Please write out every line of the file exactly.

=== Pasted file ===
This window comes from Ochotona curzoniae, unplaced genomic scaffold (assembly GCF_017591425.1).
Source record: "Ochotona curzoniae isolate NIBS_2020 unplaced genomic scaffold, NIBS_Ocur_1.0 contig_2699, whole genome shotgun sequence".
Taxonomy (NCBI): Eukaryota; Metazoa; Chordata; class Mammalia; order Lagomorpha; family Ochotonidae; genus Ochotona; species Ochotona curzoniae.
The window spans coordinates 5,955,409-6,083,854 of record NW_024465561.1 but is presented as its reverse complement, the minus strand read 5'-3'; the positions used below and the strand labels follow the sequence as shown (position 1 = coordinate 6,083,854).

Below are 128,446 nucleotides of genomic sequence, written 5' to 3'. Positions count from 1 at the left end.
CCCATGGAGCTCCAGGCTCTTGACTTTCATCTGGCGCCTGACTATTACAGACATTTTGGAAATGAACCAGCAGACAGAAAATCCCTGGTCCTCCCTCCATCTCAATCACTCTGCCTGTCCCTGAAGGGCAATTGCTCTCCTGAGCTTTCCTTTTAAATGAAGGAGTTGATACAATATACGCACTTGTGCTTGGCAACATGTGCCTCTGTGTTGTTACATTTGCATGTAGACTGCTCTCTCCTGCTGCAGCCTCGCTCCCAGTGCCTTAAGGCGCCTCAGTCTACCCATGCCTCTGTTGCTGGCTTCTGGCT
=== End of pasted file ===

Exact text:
This window comes from Ochotona curzoniae, unplaced genomic scaffold (assembly GCF_017591425.1).
Source record: "Ochotona curzoniae isolate NIBS_2020 unplaced genomic scaffold, NIBS_Ocur_1.0 contig_2699, whole genome shotgun sequence".
Taxonomy (NCBI): Eukaryota; Metazoa; Chordata; class Mammalia; order Lagomorpha; family Ochotonidae; genus Ochotona; species Ochotona curzoniae.
The window spans coordinates 5,955,409-6,083,854 of record NW_024465561.1 but is presented as its reverse complement, the minus strand read 5'-3'; the positions used below and the strand labels follow the sequence as shown (position 1 = coordinate 6,083,854).

Below are 128,446 nucleotides of genomic sequence, written 5' to 3'. Positions count from 1 at the left end.
CCCATGGAGCTCCAGGCTCTTGACTTTCATCTGGCGCCTGACTATTACAGACATTTTGGAAATGAACCAGCAGACAGAAAATCCCTGGTCCTCCCTCCATCTCAATCACTCTGCCTGTCCCTGAAGGGCAATTGCTCTCCTGAGCTTTCCTTTTAAATGAAGGAGTTGATACAATATACGCACTTGTGCTTGGCAACATGTGCCTCTGTGTTGTTACATTTGCATGTAGACTGCTCTCTCCTGCTGCAGCCTCGCTCCCAGTGCCTTAAGGCGCCTCAGTCTACCCATGCCTCTGTTGCTGGCTTCTGGCT